Boeing released the following statement:
“As is standard practice within the industry, it would be premature to discuss additional details at this stage as the investigation is ongoing. However, nothing that we’ve seen in this case indicates a relationship to any previous 787 power system events, which involved power panel faults elsewhere in the aft electrical equipment bay. Information about the prior events has been shared with the NTSB and they are aware of the details.
“Boeing is cooperating with the NTSB in the investigation of this incident. Before providing more detail, we will give our technical teams the time they need to do a thorough job and ensure we are dealing with facts, not speculation.”
The fire was the latest in a sequence of embarrassing incidents that have afflicted the Dreamliner. A previous cabin fire that occurred during a test flight led to a redesign of the 787’s electrical system, but United Airlines and Qatar Airways and, causing the grounding some of their aircraft in December following further electrical problems.
A United flight from Houston to Newark was forced to divert to New Orleans when a generator, one of six on the aircraft, failed.
Qatar Airways chief executive Akbar al-Baker subsequently told a news agency: “One of our Dreamliners has the same problem that the United plane had and I am very disappointed in Boeing. We will demand compensation. We are buying planes from them to use them, not to put in a museum.”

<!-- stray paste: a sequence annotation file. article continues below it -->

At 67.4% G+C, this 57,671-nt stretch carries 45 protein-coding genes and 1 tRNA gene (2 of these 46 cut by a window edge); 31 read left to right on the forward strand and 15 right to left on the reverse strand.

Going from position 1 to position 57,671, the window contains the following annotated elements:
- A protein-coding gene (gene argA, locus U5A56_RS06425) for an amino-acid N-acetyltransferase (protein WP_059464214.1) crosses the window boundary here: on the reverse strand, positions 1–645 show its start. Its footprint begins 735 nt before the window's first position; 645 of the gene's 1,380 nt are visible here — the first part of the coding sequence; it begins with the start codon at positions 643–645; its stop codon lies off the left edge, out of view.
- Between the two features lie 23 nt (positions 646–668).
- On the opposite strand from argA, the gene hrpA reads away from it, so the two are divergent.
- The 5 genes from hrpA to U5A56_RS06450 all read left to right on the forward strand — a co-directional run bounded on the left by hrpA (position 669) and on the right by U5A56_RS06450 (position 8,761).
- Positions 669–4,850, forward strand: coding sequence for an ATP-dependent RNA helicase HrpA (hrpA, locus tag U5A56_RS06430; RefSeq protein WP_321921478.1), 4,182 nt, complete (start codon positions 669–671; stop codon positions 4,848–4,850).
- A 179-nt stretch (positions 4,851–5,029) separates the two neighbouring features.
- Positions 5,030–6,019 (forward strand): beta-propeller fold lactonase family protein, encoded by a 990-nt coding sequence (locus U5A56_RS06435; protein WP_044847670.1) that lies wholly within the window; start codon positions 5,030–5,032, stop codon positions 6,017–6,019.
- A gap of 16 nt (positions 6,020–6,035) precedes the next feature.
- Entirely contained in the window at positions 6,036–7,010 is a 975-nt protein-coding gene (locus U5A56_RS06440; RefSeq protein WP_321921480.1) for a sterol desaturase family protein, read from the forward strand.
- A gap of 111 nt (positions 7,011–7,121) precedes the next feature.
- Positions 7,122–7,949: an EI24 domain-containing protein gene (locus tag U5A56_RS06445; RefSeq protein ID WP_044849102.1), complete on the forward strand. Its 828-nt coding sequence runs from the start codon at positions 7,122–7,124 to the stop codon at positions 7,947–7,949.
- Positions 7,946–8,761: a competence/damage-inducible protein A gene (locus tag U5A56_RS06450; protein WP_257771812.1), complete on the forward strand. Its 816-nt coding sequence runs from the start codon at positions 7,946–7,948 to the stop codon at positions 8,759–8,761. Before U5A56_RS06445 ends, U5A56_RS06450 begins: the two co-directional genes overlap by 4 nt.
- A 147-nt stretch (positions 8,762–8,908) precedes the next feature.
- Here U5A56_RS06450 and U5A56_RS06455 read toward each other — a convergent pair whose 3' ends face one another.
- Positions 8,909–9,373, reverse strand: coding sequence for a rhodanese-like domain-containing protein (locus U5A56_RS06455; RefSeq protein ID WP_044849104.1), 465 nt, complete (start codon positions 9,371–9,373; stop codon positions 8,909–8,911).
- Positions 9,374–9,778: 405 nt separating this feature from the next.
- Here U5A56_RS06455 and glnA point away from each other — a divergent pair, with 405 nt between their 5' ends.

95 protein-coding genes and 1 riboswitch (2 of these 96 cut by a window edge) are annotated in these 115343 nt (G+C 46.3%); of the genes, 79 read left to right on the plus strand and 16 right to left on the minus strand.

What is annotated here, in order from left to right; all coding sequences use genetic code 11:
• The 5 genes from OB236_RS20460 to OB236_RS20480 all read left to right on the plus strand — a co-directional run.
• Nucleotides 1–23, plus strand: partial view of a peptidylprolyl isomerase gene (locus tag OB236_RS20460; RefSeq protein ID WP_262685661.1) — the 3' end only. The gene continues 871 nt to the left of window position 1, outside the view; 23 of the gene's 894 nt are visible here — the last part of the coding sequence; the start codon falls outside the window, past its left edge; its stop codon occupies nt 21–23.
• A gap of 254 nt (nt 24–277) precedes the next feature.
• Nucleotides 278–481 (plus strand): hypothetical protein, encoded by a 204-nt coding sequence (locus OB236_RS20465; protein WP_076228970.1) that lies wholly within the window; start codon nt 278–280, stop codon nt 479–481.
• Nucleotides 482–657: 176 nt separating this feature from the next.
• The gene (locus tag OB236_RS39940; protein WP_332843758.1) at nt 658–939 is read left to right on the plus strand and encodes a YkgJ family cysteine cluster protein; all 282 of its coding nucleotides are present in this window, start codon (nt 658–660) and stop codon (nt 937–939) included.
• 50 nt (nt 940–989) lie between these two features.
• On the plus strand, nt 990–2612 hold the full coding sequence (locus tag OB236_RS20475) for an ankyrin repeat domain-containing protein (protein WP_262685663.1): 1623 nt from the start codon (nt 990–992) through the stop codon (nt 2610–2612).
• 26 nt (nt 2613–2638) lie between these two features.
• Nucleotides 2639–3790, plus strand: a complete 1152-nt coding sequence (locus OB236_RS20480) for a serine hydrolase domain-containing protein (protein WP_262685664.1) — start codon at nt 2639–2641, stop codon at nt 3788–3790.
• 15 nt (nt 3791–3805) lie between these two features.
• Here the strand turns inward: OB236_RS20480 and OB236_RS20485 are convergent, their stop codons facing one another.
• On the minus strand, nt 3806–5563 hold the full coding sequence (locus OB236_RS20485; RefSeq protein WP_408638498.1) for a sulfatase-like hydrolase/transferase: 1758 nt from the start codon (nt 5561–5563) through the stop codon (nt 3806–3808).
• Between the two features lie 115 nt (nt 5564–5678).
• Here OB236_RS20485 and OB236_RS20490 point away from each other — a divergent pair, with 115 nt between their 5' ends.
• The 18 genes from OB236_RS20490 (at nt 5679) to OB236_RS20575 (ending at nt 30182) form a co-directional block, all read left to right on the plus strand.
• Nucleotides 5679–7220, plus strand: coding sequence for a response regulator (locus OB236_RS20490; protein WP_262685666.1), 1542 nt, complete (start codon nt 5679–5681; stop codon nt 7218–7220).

Al-Baker appeared less concerned after the Boston incident, saying such teething problems affected any new aircraft program. Qatar is currently operating five 787s, the first deliveries in a firm order for 30 of the type plus 30 options.
However, JAL canceled a scheduled departure from Boston following a problem with a second 787, while fellow Japanese operator ANA also had to cancel a domestic 787 service this week following a braking problem. ANA, launch customer for the aircraft, has previously suffered issues with leaking hydraulic valves and pumps on its fleet of 17 787s.